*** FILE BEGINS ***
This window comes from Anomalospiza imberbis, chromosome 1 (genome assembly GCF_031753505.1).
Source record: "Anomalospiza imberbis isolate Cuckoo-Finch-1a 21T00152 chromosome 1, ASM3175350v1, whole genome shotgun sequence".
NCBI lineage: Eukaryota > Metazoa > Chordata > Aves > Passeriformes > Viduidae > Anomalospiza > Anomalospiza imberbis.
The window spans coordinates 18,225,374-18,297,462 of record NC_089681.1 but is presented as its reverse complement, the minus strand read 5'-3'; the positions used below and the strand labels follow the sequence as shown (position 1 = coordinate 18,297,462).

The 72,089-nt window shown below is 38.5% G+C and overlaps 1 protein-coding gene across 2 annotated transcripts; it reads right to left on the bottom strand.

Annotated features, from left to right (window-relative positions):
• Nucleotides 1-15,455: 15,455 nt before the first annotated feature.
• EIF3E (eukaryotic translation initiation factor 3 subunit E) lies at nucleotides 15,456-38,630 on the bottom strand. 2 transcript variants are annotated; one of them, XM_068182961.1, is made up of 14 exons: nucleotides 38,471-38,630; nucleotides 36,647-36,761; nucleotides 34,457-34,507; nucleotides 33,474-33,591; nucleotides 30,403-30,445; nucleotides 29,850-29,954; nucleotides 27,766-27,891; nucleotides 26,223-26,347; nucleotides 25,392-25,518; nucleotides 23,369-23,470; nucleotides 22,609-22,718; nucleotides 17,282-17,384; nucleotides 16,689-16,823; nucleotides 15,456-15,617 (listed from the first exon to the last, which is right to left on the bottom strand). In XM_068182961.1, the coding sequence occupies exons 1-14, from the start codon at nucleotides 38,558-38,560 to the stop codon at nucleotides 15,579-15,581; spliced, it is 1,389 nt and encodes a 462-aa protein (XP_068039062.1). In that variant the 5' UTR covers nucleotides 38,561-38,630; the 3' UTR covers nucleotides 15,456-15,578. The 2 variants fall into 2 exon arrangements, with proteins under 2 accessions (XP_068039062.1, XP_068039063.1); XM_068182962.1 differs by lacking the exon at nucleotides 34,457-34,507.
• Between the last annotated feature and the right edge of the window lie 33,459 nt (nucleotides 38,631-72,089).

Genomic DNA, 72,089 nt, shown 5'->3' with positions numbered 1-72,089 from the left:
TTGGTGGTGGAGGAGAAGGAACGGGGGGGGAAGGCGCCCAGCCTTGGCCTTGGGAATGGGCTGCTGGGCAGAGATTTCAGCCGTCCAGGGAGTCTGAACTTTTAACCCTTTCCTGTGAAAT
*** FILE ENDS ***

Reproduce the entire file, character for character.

This window comes from Anomalospiza imberbis, chromosome 1 (genome assembly GCF_031753505.1).
Source record: "Anomalospiza imberbis isolate Cuckoo-Finch-1a 21T00152 chromosome 1, ASM3175350v1, whole genome shotgun sequence".
NCBI lineage: Eukaryota > Metazoa > Chordata > Aves > Passeriformes > Viduidae > Anomalospiza > Anomalospiza imberbis.
The window spans coordinates 18,225,374-18,297,462 of record NC_089681.1 but is presented as its reverse complement, the minus strand read 5'-3'; the positions used below and the strand labels follow the sequence as shown (position 1 = coordinate 18,297,462).

The 72,089-nt window shown below is 38.5% G+C and overlaps 1 protein-coding gene across 2 annotated transcripts; it reads right to left on the bottom strand.

Annotated features, from left to right (window-relative positions):
• Nucleotides 1-15,455: 15,455 nt before the first annotated feature.
• EIF3E (eukaryotic translation initiation factor 3 subunit E) lies at nucleotides 15,456-38,630 on the bottom strand. 2 transcript variants are annotated; one of them, XM_068182961.1, is made up of 14 exons: nucleotides 38,471-38,630; nucleotides 36,647-36,761; nucleotides 34,457-34,507; nucleotides 33,474-33,591; nucleotides 30,403-30,445; nucleotides 29,850-29,954; nucleotides 27,766-27,891; nucleotides 26,223-26,347; nucleotides 25,392-25,518; nucleotides 23,369-23,470; nucleotides 22,609-22,718; nucleotides 17,282-17,384; nucleotides 16,689-16,823; nucleotides 15,456-15,617 (listed from the first exon to the last, which is right to left on the bottom strand). In XM_068182961.1, the coding sequence occupies exons 1-14, from the start codon at nucleotides 38,558-38,560 to the stop codon at nucleotides 15,579-15,581; spliced, it is 1,389 nt and encodes a 462-aa protein (XP_068039062.1). In that variant the 5' UTR covers nucleotides 38,561-38,630; the 3' UTR covers nucleotides 15,456-15,578. The 2 variants fall into 2 exon arrangements, with proteins under 2 accessions (XP_068039062.1, XP_068039063.1); XM_068182962.1 differs by lacking the exon at nucleotides 34,457-34,507.
• Between the last annotated feature and the right edge of the window lie 33,459 nt (nucleotides 38,631-72,089).

Genomic DNA, 72,089 nt, shown 5'->3' with positions numbered 1-72,089 from the left:
TTGGTGGTGGAGGAGAAGGAACGGGGGGGGAAGGCGCCCAGCCTTGGCCTTGGGAATGGGCTGCTGGGCAGAGATTTCAGCCGTCCAGGGAGTCTGAACTTTTAACCCTTTCCTGTGAAAT